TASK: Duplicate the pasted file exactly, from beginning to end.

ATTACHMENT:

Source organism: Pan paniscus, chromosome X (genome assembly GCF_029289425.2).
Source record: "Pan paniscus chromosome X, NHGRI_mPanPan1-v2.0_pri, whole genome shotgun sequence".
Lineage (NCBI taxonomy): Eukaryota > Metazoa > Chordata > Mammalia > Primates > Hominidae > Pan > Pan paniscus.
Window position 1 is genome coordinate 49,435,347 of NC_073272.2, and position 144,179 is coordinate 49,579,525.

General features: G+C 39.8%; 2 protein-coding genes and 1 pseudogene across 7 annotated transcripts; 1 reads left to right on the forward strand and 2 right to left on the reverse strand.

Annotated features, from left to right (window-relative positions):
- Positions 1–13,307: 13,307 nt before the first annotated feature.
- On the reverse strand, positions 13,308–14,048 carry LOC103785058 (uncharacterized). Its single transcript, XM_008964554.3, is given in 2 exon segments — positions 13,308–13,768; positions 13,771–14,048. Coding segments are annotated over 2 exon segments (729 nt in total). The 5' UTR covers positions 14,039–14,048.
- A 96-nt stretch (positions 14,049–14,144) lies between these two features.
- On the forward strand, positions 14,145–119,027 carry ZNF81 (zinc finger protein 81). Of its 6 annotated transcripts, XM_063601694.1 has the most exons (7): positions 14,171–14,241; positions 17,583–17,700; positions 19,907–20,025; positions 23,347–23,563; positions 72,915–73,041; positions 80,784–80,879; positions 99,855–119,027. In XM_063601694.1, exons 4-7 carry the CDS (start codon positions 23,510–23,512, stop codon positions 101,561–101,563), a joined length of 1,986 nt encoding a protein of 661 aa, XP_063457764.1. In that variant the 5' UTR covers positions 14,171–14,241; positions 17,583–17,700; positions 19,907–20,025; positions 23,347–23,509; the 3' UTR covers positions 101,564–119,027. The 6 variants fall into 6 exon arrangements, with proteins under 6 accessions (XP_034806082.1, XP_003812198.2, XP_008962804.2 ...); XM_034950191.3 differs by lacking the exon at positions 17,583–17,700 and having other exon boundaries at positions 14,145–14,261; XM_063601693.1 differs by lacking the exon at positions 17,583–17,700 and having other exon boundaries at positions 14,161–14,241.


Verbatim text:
Source organism: Pan paniscus, chromosome X (genome assembly GCF_029289425.2).
Source record: "Pan paniscus chromosome X, NHGRI_mPanPan1-v2.0_pri, whole genome shotgun sequence".
Lineage (NCBI taxonomy): Eukaryota > Metazoa > Chordata > Mammalia > Primates > Hominidae > Pan > Pan paniscus.
Window position 1 is genome coordinate 49,435,347 of NC_073272.2, and position 144,179 is coordinate 49,579,525.

General features: G+C 39.8%; 2 protein-coding genes and 1 pseudogene across 7 annotated transcripts; 1 reads left to right on the forward strand and 2 right to left on the reverse strand.

Annotated features, from left to right (window-relative positions):
- Positions 1–13,307: 13,307 nt before the first annotated feature.
- On the reverse strand, positions 13,308–14,048 carry LOC103785058 (uncharacterized). Its single transcript, XM_008964554.3, is given in 2 exon segments — positions 13,308–13,768; positions 13,771–14,048. Coding segments are annotated over 2 exon segments (729 nt in total). The 5' UTR covers positions 14,039–14,048.
- A 96-nt stretch (positions 14,049–14,144) lies between these two features.
- On the forward strand, positions 14,145–119,027 carry ZNF81 (zinc finger protein 81). Of its 6 annotated transcripts, XM_063601694.1 has the most exons (7): positions 14,171–14,241; positions 17,583–17,700; positions 19,907–20,025; positions 23,347–23,563; positions 72,915–73,041; positions 80,784–80,879; positions 99,855–119,027. In XM_063601694.1, exons 4-7 carry the CDS (start codon positions 23,510–23,512, stop codon positions 101,561–101,563), a joined length of 1,986 nt encoding a protein of 661 aa, XP_063457764.1. In that variant the 5' UTR covers positions 14,171–14,241; positions 17,583–17,700; positions 19,907–20,025; positions 23,347–23,509; the 3' UTR covers positions 101,564–119,027. The 6 variants fall into 6 exon arrangements, with proteins under 6 accessions (XP_034806082.1, XP_003812198.2, XP_008962804.2 ...); XM_034950191.3 differs by lacking the exon at positions 17,583–17,700 and having other exon boundaries at positions 14,145–14,261; XM_063601693.1 differs by lacking the exon at positions 17,583–17,700 and having other exon boundaries at positions 14,161–14,241.